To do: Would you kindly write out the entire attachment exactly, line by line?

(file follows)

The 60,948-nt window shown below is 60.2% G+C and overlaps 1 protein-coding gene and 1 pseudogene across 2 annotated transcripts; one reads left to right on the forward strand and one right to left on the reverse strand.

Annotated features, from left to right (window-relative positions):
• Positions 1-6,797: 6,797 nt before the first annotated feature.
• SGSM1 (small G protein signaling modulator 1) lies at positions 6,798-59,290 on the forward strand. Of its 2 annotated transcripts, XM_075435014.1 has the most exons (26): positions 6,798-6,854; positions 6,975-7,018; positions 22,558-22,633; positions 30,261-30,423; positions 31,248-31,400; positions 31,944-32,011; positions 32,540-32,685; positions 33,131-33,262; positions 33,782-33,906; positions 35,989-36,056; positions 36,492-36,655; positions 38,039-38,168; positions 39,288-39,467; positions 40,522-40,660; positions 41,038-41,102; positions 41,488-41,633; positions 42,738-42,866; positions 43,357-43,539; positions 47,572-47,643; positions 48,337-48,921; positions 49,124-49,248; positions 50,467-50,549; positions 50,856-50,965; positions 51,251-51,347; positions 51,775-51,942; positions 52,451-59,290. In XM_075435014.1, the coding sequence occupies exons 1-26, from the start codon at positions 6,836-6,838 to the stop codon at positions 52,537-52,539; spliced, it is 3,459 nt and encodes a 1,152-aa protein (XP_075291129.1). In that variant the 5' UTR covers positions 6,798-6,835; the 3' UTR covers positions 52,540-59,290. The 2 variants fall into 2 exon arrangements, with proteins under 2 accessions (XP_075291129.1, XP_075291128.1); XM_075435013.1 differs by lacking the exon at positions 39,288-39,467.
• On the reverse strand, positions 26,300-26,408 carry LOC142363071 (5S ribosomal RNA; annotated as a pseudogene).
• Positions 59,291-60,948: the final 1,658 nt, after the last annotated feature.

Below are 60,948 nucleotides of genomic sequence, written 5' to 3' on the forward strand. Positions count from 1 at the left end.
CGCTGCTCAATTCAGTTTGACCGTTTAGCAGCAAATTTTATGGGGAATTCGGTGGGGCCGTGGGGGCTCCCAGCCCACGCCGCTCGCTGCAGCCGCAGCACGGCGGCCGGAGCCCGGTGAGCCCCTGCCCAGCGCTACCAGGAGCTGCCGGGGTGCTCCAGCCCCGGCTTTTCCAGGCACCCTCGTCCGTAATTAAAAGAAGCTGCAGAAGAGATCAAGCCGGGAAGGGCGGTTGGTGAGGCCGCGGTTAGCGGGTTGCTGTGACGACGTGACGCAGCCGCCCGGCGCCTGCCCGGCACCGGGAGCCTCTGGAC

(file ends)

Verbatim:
The 60,948-nt window shown below is 60.2% G+C and overlaps 1 protein-coding gene and 1 pseudogene across 2 annotated transcripts; one reads left to right on the forward strand and one right to left on the reverse strand.

Annotated features, from left to right (window-relative positions):
• Positions 1-6,797: 6,797 nt before the first annotated feature.
• SGSM1 (small G protein signaling modulator 1) lies at positions 6,798-59,290 on the forward strand. Of its 2 annotated transcripts, XM_075435014.1 has the most exons (26): positions 6,798-6,854; positions 6,975-7,018; positions 22,558-22,633; positions 30,261-30,423; positions 31,248-31,400; positions 31,944-32,011; positions 32,540-32,685; positions 33,131-33,262; positions 33,782-33,906; positions 35,989-36,056; positions 36,492-36,655; positions 38,039-38,168; positions 39,288-39,467; positions 40,522-40,660; positions 41,038-41,102; positions 41,488-41,633; positions 42,738-42,866; positions 43,357-43,539; positions 47,572-47,643; positions 48,337-48,921; positions 49,124-49,248; positions 50,467-50,549; positions 50,856-50,965; positions 51,251-51,347; positions 51,775-51,942; positions 52,451-59,290. In XM_075435014.1, the coding sequence occupies exons 1-26, from the start codon at positions 6,836-6,838 to the stop codon at positions 52,537-52,539; spliced, it is 3,459 nt and encodes a 1,152-aa protein (XP_075291129.1). In that variant the 5' UTR covers positions 6,798-6,835; the 3' UTR covers positions 52,540-59,290. The 2 variants fall into 2 exon arrangements, with proteins under 2 accessions (XP_075291129.1, XP_075291128.1); XM_075435013.1 differs by lacking the exon at positions 39,288-39,467.
• On the reverse strand, positions 26,300-26,408 carry LOC142363071 (5S ribosomal RNA; annotated as a pseudogene).
• Positions 59,291-60,948: the final 1,658 nt, after the last annotated feature.

Below are 60,948 nucleotides of genomic sequence, written 5' to 3' on the forward strand. Positions count from 1 at the left end.
CGCTGCTCAATTCAGTTTGACCGTTTAGCAGCAAATTTTATGGGGAATTCGGTGGGGCCGTGGGGGCTCCCAGCCCACGCCGCTCGCTGCAGCCGCAGCACGGCGGCCGGAGCCCGGTGAGCCCCTGCCCAGCGCTACCAGGAGCTGCCGGGGTGCTCCAGCCCCGGCTTTTCCAGGCACCCTCGTCCGTAATTAAAAGAAGCTGCAGAAGAGATCAAGCCGGGAAGGGCGGTTGGTGAGGCCGCGGTTAGCGGGTTGCTGTGACGACGTGACGCAGCCGCCCGGCGCCTGCCCGGCACCGGGAGCCTCTGGAC